Featured Post

Monday, January 31, 2011

Suites for Sweethearts; Rooms for Romeos

For those who watched the travel segment today on TBD TV, more information on various Valentine’s Day deals within 200 miles (or so) of Washington, DC can be found by clicking the links below:

Kimpton Hotels (for Valentine’s Day deal, enter ROBES in the rate box)
Washington Court Hotel, Washington, DC
Inn at Perry Cabin, St. Michaels, Maryland
Keswick Hall, Charlottesville, Virginia
The Boar's Head, Charlottesville, Virginia
The Homestead, Hot Springs, Virginia
Omni Bedford Springs Resort, Bedford Springs, Pennsylvania

Wednesday, January 12, 2011

Morning Delights

Given that breakfast is the most important meal of the day, it follows that I must be the most important contributing columnist at Hotel F & B. Why, you ask? Because I am the pub's saucy breakfast editor. For a sampling of my tasty morsels, dig in.

Wednesday, January 5, 2011

Airline Etiquette

As my writing mojo seems to be in hibernation, I figured, environmentalist that I am, that I would recycle an old column. This story, written by my alter-ago Jane Air, originally appeared on www.womenontheirway.com.

Jane Gets to the Bottom of Airplane Seat Etiquette

Now that planes are more crowded than ever, the likelihood is the middle seat in nearly every row will be occupied. Hopefully, dear reader, it will not be your delightful derriere that will be dwelling in said seat. Still, regardless of whose behind is there, the bottom line is that there are accepted rules of behavior when it comes to middle seat manners. In fact, as Jane will discuss, other seats have their specific rules as well. But middle seat suavities are of greatest consequence.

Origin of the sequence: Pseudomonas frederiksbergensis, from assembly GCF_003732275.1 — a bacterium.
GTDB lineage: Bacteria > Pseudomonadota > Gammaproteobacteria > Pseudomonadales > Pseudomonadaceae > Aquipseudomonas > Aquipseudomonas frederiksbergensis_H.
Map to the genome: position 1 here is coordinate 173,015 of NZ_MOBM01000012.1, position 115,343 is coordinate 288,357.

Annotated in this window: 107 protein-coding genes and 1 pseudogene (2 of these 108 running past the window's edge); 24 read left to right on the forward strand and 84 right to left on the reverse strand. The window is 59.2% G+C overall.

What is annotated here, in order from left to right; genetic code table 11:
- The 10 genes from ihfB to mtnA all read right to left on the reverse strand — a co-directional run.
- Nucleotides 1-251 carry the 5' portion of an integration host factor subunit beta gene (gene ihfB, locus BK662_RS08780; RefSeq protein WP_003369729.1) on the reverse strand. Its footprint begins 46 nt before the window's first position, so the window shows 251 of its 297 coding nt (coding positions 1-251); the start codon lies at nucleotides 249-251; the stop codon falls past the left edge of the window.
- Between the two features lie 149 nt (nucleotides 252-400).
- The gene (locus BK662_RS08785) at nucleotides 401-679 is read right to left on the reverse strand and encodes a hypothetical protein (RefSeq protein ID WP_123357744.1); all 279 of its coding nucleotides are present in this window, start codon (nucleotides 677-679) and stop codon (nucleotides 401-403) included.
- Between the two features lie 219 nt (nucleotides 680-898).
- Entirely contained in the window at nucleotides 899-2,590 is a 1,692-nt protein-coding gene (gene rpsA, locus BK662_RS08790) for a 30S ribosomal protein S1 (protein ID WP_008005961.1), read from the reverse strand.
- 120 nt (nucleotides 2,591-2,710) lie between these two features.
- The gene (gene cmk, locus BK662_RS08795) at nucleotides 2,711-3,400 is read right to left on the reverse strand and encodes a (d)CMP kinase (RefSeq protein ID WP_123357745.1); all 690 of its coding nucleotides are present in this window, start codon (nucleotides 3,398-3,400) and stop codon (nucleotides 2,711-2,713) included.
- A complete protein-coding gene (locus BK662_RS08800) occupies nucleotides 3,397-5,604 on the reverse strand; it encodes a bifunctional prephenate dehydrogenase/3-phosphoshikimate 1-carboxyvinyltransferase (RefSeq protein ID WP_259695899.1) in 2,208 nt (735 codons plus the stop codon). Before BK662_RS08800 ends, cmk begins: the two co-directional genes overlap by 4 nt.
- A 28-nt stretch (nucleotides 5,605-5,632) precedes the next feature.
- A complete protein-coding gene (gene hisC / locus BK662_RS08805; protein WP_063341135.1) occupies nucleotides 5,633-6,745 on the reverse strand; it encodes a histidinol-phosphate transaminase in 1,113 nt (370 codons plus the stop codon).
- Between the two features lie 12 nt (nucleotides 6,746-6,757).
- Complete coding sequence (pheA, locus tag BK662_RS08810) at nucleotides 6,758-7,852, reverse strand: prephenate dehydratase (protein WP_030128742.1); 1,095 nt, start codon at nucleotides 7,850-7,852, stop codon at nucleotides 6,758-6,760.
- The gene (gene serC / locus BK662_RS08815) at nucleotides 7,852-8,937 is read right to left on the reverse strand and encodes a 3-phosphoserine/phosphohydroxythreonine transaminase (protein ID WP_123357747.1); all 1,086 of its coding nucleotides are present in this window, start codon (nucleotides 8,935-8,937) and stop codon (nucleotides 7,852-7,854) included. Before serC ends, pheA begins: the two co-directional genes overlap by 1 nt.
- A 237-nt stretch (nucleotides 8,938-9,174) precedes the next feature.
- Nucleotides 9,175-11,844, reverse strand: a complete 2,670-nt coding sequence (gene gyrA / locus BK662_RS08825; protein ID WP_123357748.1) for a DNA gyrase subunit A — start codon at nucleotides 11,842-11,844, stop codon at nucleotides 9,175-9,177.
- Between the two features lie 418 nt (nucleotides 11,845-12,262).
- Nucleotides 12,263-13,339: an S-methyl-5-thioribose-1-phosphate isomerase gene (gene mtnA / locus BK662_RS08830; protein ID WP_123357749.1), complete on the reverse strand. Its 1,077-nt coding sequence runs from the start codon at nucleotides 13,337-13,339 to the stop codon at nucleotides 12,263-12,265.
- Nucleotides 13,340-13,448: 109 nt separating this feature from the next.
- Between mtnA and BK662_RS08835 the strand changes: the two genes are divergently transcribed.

Herewith are hints from Jane’s Book of Travel Etiquette.

1. To the middle seat belongs the armrests. Window Woodrow gets the armrest next to the wall. Aisle Annie gets the armrest at the other end of the row. Unfortunate Middle Seat Mickey gets both of the middle armrests. Period. However, Middle Seat Mickey does not have the right to lift either armrest up without the expressed permission of fellow seatmates. After all, it is every passenger’s right not to be rubbed up by a nearby thigh.

2. Those occupying both the middle and window seats should limit their fluid intake. Yes, it is important to stay hydrated on a plane. But if you have a weak bladder, or like to imbibe gallons of fluids, reserve an aisle seat.

3. That said, if you are in the aisle seat, do realize it is your duty to get up when your fellow aisle mates have to go. Don’t build a fortress of magazines, beverages and laptops around you that has to be dismantled every time someone needs to get out. The fortress-building privilege is solely reserved for those in the window seat.

4. Now, what happens when it appears that the middle seat will be unoccupied? First, wait until the cabin doors actually close before getting excited. How many times has Jane’s pulse quickened and her heart rate increased in anticipation of additional amplitude, only to experience the heartbreak of that last-minute arrival sprinting down the aisle directly toward Jane’s extra elbow room? However, if said passenger doesn’t show up, congratulations. The middle seat is fair game….but only by half.